Crisis in Journalism: A Microcosm – 2

The battle in D:F/M over the direction of the journalism curriculum (reflecting the many conflicts of the internecine war of several years also ongoing in D:F/M) forced me into a publish or perish mode. This series is one of the results.

"Students in important areas of learning are more sophisticated and savvy than Colleagues give them credit. Are my Colleagues really that obstinate about teaching and learning?

I) D:F/M needs a course that serves as a portal for journalism just like the ones for media and film. That is, to major and to take classes in the department, students must take a portal class. I’ve reviewed Media 180 as taught by Bob Stanley and Peter Parisi. It has been for years the required course for students interested in majoring in media and taking J- classes.

I proposed a long time ago that there should be a another portal class. Without going into detail, two Colleagues sabotaged a good idea, substituting  this course, Journalism and Society, an elective class which is not portal and is basically a media course posing as a journalism class. It lacks breadth and the first two de-emphasize journalism way too much.

Statements at the last meeting that journalism was essentially relegated to one lecture in a 15-week semester because the profession is regarded with contempt and is going out of business (I guess that means Democracy, too), is savagely revealing of the level of thinking in F/M regarding journalism. That is, the level of thinking has lacked the critical and intellectual depth that I’ve heard colleagues say that they want in the curriculum. So: I strongly suggest a portal level “Journalism and Mass Media” or  “Journalism and Mass Communication” with the emphasis on journalism (without ignoring its interconnections/workings with film, advertising, public relations and other forms of media).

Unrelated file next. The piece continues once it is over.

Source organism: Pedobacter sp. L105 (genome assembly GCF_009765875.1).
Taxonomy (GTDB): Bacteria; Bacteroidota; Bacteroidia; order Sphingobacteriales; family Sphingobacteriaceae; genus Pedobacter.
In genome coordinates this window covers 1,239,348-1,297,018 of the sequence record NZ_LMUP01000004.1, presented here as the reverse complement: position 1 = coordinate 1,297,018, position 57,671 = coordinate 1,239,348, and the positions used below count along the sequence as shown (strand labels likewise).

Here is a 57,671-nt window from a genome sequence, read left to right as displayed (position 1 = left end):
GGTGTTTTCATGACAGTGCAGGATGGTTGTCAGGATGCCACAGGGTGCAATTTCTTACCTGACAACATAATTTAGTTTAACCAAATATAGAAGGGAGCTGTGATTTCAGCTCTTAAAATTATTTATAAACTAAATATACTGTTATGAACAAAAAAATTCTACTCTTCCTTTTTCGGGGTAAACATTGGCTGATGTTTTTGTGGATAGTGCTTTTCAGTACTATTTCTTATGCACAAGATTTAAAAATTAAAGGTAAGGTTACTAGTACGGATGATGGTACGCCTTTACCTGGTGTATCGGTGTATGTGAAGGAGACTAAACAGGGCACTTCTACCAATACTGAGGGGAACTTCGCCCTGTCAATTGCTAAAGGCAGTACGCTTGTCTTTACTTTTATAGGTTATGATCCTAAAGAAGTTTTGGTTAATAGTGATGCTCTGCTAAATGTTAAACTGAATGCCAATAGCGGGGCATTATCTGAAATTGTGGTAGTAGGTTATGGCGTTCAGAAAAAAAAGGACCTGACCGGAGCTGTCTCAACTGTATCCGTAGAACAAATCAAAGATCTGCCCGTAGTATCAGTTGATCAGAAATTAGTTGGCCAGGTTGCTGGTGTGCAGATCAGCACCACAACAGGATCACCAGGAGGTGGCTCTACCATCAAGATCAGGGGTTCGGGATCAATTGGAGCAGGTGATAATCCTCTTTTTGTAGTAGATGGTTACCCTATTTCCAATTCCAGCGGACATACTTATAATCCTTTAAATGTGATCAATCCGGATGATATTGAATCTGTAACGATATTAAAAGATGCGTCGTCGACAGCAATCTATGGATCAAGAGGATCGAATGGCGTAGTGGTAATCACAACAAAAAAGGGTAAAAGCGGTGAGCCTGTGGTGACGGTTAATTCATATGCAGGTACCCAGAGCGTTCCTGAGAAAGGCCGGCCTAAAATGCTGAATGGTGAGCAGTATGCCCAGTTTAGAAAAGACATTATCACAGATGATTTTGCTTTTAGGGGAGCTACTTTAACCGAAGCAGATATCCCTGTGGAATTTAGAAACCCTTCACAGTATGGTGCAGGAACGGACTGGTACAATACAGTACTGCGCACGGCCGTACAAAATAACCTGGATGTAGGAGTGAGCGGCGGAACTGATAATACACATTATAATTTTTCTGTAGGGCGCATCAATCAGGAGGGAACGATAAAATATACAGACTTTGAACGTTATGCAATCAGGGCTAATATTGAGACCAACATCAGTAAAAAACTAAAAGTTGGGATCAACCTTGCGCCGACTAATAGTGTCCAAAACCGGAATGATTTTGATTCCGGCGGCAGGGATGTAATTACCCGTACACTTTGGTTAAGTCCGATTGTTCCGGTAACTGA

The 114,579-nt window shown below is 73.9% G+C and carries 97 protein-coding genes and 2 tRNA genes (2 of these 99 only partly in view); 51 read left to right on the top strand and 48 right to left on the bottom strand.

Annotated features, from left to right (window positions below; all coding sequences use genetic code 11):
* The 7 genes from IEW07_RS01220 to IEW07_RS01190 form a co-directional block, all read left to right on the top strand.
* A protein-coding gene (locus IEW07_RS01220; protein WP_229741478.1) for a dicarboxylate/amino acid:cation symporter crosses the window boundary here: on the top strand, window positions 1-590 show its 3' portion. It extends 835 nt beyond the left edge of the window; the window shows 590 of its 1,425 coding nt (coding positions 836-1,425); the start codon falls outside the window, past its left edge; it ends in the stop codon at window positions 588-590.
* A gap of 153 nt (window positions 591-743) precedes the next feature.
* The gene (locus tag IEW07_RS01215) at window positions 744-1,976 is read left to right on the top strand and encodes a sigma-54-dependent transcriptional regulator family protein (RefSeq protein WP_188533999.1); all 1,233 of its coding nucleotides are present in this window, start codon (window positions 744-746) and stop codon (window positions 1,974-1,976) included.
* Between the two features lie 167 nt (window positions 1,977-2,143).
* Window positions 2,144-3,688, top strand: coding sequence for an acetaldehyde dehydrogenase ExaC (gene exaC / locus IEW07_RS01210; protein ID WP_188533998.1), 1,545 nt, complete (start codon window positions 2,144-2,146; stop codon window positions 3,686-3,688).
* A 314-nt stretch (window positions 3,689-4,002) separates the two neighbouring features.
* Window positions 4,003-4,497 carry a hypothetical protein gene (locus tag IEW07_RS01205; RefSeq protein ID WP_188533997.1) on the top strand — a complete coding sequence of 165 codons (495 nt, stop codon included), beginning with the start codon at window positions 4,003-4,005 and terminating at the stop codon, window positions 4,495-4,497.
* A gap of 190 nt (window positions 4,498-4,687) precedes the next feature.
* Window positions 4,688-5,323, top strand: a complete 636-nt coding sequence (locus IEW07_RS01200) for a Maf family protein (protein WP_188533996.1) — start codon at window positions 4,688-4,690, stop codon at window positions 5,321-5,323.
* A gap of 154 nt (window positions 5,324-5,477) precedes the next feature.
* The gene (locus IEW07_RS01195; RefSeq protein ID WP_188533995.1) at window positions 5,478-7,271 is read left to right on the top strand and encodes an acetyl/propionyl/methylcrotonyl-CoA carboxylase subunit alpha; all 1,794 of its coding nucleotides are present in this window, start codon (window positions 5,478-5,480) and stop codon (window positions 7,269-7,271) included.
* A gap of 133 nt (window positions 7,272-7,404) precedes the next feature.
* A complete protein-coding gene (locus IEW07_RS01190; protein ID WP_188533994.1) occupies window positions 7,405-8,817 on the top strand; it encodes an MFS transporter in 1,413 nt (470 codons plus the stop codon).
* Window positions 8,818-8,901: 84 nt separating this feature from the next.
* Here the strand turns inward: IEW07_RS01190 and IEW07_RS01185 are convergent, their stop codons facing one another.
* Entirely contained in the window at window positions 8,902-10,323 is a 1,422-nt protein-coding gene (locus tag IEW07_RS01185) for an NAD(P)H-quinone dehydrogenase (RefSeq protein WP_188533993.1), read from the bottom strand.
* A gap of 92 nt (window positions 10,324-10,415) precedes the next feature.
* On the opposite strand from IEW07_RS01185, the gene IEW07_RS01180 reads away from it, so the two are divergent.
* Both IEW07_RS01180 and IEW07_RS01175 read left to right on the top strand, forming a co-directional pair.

Students should come into the news writing courses with some advanced knowledge that include such topics and issues as Community Journalism, Citizen Journalism and the role of weeklies, especially in New York City, from the corporate-own chains, like the “recent” Murdoch acquisitions, to the independents and free ones. Students should also have some awareness of ethnic/immigrant news publications and issues as well as evolving forms of journalism, such as blogging and video-blogging and some students would argue that the social networking sites are journalistic (I don’t think so but they do and, who knows, such sites might morph into a real journalism form).

Some colleagues were involved in the recent Grassroots Media Conference but except for one course, that’s Professor Stein’s, I don’t see anything from that conference reflected in F/M curriculum. I’m not saying that it should be or shouldn’t be though in a J/Mass Com class it could be.

Students should be aware of trade publications (AKA business-to-business media), newsletters, etcetera. Neighborhood cable TV access channels are very progressive and have journalistic programming but are in no way on the radar of department curriculum as they should be in terms of what role they play in NYC and what roles they can play in helping students prepare for internships and jobs.

I’ve left out a lot but not so much that an introductory course couldn’t accommodate. And, yes, the portal class should address the crisis in journalism which was so poorly articulated in our last [faculty] meeting.

End of Part 2

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